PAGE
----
Bad News From Cyberspace?
October 30, 1998
Author: Dorothy Shore Zinberg, Belfer Center For Science and International Affairs
Belfer Center Programs or Projects: Science, Technology, and Public Policy
Bad News From Cyberspace?
Dorothy Shore Zinberg
To the dismay of the true believers who insist that the internet has the potential to become the greatest force yet unleashed for individual freedom, intellectual development and even global democracy, the most recent findings from a survey carried out by a well-credentialed academic group have left the perpetrators themselves dismayed.
Contrary to their own expectations, the authors of Home Net, researchers at Carnegie Mellon University, reported that spending time on the internet led to statistically significant increases in feelings of loneliness, depression and a loss of friendships.
This is clearly a bad-news-good-news verdict. The bad news casts a pall over the unbridled enthusiasm that has been fueling the rush to cyberspace in homes and schools. The good news is that social science has been vindicated, at least in this instance, because here is a study where the findings run counter to the researchers' expectations and commitments. The data were not repackaged, and the authors published their findings without torturous reinterpretations of their observations.
It is quite unlikely that Apple Computer, Bell Atlantic, Intel Corporation, the Hewlett Packard Corporation, Netscape Communications and many other hi-tech organizations would have happily funded the study were the researchers known for an anti-technology bias. Undoubtedly, all concerned expected a glowing report.
The news release made headlines: "Carnegie Study Reveals Negative Potential of Heavy Internet Use on Emotional Well Being." One could imagine worried parents beginning to think that it was time to jettison or at least severely curtail the use of this technology that only yesterday had promised so much: no parent would knowingly want to increase an offspring's social isolation or contribute to the further breakdown of the family.
Were these results to be accepted as fact, the financial and policy implications for the information technology industry could be devastating. How did these unanticipated results come about?
The study, Internet Paradox: A Social Technology That Reduces Social Involvement and Psychological Well-Being, was published in American Psychologist (September, 1998). Begun in 1995 when Home Net researchers gave PCs and free internet accounts to 256 people in 93 families in an area near the university, the research was designed to collect longitudinal data that would "examine the effects of the Internet on social involvement and psychological well-being". No one in the experiment had previously owned a computer or subscribed to an e-mail account.
Immediately, the sample is suspect. Who in 1995 did not already have a PC? Between home and work, the majority of Americans use a computer; more than 70 million are on-line, and that does not include those who have access through their place of employment. In addition, the study dropped the control group early on because it pleaded boredom and was unwilling to participate over time.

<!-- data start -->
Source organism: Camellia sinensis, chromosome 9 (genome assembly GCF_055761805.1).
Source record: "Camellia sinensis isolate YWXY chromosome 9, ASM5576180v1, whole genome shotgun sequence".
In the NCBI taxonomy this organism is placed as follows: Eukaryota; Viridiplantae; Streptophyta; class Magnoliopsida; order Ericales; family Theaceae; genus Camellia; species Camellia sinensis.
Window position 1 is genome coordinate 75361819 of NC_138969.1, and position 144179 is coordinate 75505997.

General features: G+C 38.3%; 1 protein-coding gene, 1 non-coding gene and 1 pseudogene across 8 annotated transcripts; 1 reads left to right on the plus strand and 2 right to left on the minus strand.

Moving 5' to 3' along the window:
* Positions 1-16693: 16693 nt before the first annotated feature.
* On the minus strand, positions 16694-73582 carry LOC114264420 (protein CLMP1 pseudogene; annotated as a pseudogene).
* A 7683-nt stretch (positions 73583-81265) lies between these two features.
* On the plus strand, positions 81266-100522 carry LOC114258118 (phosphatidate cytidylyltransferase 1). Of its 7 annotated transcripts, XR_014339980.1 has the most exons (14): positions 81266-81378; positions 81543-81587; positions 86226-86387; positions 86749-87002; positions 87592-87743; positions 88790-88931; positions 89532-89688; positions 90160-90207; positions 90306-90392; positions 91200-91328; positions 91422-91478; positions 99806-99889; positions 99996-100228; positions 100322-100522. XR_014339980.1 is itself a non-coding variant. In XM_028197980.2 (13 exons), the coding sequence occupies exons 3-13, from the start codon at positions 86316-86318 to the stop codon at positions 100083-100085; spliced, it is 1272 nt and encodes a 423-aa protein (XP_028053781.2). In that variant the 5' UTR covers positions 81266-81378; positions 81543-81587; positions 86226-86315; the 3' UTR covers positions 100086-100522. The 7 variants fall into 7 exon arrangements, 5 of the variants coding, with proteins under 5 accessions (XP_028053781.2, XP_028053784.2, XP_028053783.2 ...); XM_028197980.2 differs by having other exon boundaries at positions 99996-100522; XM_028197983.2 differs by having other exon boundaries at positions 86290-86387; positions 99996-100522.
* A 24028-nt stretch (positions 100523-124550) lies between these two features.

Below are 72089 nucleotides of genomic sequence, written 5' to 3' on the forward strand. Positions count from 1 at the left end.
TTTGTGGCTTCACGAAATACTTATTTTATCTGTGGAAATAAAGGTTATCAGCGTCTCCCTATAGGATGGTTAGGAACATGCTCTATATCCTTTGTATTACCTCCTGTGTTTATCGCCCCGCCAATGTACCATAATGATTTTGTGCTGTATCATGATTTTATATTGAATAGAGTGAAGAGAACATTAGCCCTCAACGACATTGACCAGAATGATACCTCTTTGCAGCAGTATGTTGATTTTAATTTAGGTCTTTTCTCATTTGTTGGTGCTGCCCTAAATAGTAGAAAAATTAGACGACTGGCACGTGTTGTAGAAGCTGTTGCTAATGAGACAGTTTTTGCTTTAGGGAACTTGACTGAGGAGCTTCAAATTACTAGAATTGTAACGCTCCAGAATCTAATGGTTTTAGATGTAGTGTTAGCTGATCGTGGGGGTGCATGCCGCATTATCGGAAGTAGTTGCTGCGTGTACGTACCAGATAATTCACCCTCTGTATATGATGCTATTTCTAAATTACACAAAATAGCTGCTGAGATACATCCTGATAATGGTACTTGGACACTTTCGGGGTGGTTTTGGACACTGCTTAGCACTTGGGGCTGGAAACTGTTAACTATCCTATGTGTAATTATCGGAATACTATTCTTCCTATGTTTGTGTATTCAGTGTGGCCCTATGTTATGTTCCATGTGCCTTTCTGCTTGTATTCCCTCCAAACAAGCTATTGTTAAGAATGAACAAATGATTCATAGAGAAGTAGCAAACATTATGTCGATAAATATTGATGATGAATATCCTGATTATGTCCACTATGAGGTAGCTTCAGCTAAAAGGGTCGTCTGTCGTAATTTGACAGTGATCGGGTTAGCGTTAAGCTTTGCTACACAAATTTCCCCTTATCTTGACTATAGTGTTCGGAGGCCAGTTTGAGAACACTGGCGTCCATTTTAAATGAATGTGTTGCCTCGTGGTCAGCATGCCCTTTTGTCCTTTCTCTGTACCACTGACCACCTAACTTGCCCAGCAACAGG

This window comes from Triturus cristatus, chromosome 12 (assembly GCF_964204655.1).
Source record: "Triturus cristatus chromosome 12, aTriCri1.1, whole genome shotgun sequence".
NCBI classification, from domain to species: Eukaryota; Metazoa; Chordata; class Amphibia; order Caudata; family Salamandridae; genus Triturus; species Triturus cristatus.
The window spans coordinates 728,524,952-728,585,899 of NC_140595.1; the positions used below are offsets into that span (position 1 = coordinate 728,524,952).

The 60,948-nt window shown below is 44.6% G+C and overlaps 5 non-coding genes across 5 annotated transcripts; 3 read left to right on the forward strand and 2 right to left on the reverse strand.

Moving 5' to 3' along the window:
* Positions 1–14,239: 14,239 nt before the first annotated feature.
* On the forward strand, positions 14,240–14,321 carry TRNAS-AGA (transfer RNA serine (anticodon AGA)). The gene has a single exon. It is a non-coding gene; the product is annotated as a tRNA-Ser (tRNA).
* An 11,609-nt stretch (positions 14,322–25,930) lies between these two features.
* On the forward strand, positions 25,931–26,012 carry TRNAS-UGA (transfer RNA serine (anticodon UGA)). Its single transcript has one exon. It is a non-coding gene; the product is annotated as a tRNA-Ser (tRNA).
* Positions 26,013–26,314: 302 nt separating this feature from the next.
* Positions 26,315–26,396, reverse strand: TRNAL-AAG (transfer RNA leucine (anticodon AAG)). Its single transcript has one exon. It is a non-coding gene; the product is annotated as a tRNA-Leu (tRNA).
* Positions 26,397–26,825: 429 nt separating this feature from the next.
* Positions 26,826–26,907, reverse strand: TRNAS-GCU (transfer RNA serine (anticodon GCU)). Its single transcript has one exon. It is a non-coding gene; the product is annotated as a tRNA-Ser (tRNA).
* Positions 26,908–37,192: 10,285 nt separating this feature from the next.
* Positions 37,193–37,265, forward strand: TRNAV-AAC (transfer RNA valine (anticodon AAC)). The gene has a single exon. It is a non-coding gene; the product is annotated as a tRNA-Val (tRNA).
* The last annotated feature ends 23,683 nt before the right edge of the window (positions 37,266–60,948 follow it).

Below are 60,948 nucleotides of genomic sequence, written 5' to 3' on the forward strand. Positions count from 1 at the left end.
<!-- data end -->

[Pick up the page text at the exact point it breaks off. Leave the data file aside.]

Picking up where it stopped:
By using standard personality tests, the researchers were able to control for depression, demonstrating that the subjects were not depressed before they began to spend considerable time on the internet. Not surprisingly, subjects in the study found it easier to log-off when a "virtual" friendship became contentious than it was to work out a disagreement within the family. Both circumstances led to disappointment and, in some in instances, depression.
The study is obviously seriously flawed— the sample was not randomly chosen so the results, even they were accurate for the small group of subjects, cannot be generalized to any other part of the population. Nevertheless, the experimental group is one of the few whose use of the internet has been systematically monitored over a period of two years. It is too early to "prove" in any definitive way just what the long-term impact of the Internet on individuals and governance will be.
Understanding the social-psychological effects of the telephone and television has taken decades, and in the case of TV particularly the final word has not been spoken. The authors have provided a template for improving badly needed longitudinal research.
Social science is not a science. (Please save your brickbats. My mind is closed on this issue.) As a believer in the value of N=1— a research sample of one, namely, myself— I have great empathy for the beleaguered researchers who are on the right track. Having watched so many people lose themselves in wanderings through the web as an excuse (unacknowledged) for not showing up at family gatherings or social dinners; or students as described by Sherry Turkle in her book, Life on the Screen: Identity in the Age of the Internet, spending hours in chat rooms where they have created virtual personas without having a grip on their real-world identities, I know that all is not unmitigated gain on the internet.
So the next step is to improve the methodology of the Carnegie-Mellon team and dig into the assessment knowing that like almost everything in life the net will most likely turn out to be both a remarkable tool that is bringing us information beyond our wildest dreams and a trade-off in time lost with teachers, families and friends. Being able to unplug from unpleasantness might well provide immediate satisfaction but the hard-won gains of working through disagreements and tension in real time and space appear to contribute more to a sense of well being. Sure sounds reassuringly old-fashioned.
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